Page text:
General Mills had better results with its Progresso brand. Progresso Traditional was up 4% in sales to $254.7 million, and Progresso Vegetable Classics was up 9% to $127 million.
The condensed wet soup category overall saw sales decline of 4.5% to $1,464.6 million.
“Soup is a great business, and Campbell’s is an iconic brand,” Mr. McLoughlin said. “The business has been over relied upon to generate earnings and has been underinvested in. In recent years, we have pushed the business too hard on pricing and margin, and we did not do enough to keep our soup products and brands relevant with consumers. In fiscal 2019, we will release soup and strengthen our value proposition in the marketplace.”
Creative ideas in condiments flourished in 2018.
Kraft Heinz, known for its Heinz ketchup, launched Heinz Real Mayonnaise made with 100% cage-free eggs. While the Hellman’s brand, owned by Unilever P.L.C., London, is known for mayonnaise, Hellman’s Real Ketchup launched this year.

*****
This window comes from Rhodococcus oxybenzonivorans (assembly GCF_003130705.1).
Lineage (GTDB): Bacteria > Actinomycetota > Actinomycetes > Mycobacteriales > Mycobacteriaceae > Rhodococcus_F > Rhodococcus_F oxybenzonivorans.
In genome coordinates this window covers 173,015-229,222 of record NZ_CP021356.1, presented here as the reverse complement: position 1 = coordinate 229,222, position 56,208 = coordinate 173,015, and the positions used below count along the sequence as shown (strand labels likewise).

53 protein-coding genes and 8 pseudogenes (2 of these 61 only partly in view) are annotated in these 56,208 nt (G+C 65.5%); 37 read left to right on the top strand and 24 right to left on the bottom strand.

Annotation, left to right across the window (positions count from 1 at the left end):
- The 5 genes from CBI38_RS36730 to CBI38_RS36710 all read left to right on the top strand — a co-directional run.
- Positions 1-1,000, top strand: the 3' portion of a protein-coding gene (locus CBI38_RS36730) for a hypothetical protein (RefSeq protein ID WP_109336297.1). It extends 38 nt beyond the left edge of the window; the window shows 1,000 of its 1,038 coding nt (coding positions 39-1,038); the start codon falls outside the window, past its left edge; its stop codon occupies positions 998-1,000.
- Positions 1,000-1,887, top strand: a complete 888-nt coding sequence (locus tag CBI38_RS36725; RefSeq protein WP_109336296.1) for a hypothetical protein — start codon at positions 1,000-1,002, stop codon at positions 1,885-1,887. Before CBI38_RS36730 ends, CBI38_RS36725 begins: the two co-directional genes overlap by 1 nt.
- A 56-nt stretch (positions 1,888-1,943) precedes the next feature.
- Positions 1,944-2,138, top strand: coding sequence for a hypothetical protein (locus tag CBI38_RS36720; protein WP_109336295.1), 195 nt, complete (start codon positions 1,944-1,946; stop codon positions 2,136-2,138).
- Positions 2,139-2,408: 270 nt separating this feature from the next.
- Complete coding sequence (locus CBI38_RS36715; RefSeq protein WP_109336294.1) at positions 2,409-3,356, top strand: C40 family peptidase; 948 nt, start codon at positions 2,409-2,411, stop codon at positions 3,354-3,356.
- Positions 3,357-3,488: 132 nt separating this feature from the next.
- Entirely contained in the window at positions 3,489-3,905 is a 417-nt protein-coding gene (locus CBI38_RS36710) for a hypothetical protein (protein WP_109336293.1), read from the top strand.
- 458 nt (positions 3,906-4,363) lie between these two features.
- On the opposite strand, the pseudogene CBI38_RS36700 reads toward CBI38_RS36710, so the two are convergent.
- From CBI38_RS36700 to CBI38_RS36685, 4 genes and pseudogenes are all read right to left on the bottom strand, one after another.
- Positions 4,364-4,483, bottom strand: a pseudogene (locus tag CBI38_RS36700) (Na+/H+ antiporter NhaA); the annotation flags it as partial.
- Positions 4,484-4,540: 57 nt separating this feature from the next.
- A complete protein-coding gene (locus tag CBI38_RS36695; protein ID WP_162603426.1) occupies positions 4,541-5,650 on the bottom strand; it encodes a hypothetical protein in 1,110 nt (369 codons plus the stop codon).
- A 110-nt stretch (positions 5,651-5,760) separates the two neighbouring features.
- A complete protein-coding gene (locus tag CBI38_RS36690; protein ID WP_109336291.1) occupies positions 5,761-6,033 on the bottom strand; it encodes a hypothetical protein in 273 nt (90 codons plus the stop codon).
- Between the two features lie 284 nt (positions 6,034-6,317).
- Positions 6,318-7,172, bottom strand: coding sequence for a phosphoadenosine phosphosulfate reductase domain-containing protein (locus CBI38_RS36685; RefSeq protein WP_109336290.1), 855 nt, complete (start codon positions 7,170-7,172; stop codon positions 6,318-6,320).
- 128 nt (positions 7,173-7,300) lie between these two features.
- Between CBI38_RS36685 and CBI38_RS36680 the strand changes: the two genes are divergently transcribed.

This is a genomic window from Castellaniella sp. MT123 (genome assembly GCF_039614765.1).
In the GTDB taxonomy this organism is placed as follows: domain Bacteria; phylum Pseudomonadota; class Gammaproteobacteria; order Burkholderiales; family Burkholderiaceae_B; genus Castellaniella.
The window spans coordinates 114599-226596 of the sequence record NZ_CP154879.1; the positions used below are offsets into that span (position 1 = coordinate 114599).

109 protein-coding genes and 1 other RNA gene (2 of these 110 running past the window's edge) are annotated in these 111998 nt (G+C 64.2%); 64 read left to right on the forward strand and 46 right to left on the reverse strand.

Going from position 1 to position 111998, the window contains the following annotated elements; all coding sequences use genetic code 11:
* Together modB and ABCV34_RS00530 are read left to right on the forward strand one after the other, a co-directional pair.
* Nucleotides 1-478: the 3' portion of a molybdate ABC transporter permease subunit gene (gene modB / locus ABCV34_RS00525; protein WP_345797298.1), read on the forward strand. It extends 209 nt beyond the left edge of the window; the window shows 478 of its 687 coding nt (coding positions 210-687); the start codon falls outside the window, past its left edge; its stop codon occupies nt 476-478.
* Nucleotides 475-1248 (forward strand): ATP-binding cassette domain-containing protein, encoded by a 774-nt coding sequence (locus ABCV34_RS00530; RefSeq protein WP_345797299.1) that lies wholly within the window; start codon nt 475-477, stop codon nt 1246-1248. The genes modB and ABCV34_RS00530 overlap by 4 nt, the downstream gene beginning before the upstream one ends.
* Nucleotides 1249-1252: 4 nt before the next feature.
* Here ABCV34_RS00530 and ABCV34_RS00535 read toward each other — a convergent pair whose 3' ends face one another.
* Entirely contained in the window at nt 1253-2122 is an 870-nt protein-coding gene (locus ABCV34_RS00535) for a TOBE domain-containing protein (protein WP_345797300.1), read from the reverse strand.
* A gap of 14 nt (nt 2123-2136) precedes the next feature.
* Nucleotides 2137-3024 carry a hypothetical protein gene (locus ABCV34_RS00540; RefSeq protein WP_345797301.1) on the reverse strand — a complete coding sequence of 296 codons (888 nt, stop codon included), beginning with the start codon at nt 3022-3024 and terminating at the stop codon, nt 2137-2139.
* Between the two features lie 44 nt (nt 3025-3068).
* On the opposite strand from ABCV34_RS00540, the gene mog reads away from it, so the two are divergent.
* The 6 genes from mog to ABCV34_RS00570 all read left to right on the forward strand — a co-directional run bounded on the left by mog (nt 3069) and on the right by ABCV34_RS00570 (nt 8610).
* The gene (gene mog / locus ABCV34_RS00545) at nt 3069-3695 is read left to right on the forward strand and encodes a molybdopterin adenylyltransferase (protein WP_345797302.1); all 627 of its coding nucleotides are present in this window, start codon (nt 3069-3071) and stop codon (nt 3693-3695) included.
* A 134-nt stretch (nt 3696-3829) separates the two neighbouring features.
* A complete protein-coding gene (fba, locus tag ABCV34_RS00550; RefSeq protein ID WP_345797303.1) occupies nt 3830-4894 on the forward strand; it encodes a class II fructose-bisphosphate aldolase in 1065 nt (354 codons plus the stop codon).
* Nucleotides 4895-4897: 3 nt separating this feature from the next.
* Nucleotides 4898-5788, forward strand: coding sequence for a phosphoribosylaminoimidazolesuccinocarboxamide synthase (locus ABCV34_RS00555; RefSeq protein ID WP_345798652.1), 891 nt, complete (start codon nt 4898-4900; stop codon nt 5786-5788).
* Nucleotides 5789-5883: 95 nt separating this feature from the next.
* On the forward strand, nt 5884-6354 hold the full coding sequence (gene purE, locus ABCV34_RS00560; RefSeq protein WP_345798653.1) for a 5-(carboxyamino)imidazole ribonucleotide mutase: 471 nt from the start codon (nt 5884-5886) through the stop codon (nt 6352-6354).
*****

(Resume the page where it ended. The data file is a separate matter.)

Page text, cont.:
Red Gold, Elwood, Ind., launched Huy Fong sriracha ketchup.
“It is made with real sugar, garlic, red chilies and the original Huy Fong sriracha sauce, giving it the perfect spicy kick to our premium Red Gold tomato ketchup,” said Colt Reichart, a Red Gold owner.
Hugo Uys, a South African chef now living in New York, developed a range of Chut Up condiments, which include beet ketchup, apple and caramelized onion chutney, and peri peri hot sauce. The products are flavored with South African spices and sweetened with monk fruit and erythritol.
The market for condiment and cooking sauces reached $24 billion in sales in 2016, according to a report by market research firm Packaged Facts. Annual retail sales have grown at a rate of about 2%. Packaged Facts anticipates comparable growth through 2021.
“Sauces are increasingly being marketed as organic and healthy, with new options such as low-sodium or low-sugar varieties supporting restrictive diets,” said David Sprinkle, research director at Packaged Facts. “Marketing products as certified organic or carrying ‘free-from’ labels has become part of several trends that will help keep sauces and condiments popular with a range of influential consumers.”